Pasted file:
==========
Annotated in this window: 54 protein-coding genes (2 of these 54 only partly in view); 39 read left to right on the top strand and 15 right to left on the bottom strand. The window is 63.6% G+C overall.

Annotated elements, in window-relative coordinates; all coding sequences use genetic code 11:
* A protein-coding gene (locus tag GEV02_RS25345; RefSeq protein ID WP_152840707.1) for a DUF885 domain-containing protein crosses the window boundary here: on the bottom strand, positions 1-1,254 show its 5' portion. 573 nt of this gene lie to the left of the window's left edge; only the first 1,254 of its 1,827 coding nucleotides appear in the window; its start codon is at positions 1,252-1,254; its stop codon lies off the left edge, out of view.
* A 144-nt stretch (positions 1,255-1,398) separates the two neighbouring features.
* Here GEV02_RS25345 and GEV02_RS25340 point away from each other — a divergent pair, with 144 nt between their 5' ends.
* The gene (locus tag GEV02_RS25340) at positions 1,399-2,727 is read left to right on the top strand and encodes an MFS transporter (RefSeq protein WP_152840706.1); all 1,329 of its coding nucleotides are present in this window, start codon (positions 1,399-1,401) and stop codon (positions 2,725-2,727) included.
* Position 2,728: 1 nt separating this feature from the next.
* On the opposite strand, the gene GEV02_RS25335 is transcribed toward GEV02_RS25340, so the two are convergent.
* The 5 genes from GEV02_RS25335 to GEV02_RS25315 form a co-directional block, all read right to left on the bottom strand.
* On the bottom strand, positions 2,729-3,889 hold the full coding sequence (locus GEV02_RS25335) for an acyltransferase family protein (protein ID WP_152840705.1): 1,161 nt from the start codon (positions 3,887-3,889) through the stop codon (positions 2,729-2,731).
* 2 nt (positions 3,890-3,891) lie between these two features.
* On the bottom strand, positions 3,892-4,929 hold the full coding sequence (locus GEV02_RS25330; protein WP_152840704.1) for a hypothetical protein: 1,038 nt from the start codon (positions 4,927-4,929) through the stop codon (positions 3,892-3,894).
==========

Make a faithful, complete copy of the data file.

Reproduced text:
Annotated in this window: 54 protein-coding genes (2 of these 54 only partly in view); 39 read left to right on the top strand and 15 right to left on the bottom strand. The window is 63.6% G+C overall.

Annotated elements, in window-relative coordinates; all coding sequences use genetic code 11:
* A protein-coding gene (locus tag GEV02_RS25345; RefSeq protein ID WP_152840707.1) for a DUF885 domain-containing protein crosses the window boundary here: on the bottom strand, positions 1-1,254 show its 5' portion. 573 nt of this gene lie to the left of the window's left edge; only the first 1,254 of its 1,827 coding nucleotides appear in the window; its start codon is at positions 1,252-1,254; its stop codon lies off the left edge, out of view.
* A 144-nt stretch (positions 1,255-1,398) separates the two neighbouring features.
* Here GEV02_RS25345 and GEV02_RS25340 point away from each other — a divergent pair, with 144 nt between their 5' ends.
* The gene (locus tag GEV02_RS25340) at positions 1,399-2,727 is read left to right on the top strand and encodes an MFS transporter (RefSeq protein WP_152840706.1); all 1,329 of its coding nucleotides are present in this window, start codon (positions 1,399-1,401) and stop codon (positions 2,725-2,727) included.
* Position 2,728: 1 nt separating this feature from the next.
* On the opposite strand, the gene GEV02_RS25335 is transcribed toward GEV02_RS25340, so the two are convergent.
* The 5 genes from GEV02_RS25335 to GEV02_RS25315 form a co-directional block, all read right to left on the bottom strand.
* On the bottom strand, positions 2,729-3,889 hold the full coding sequence (locus GEV02_RS25335) for an acyltransferase family protein (protein ID WP_152840705.1): 1,161 nt from the start codon (positions 3,887-3,889) through the stop codon (positions 2,729-2,731).
* 2 nt (positions 3,890-3,891) lie between these two features.
* On the bottom strand, positions 3,892-4,929 hold the full coding sequence (locus GEV02_RS25330; protein WP_152840704.1) for a hypothetical protein: 1,038 nt from the start codon (positions 4,927-4,929) through the stop codon (positions 3,892-3,894).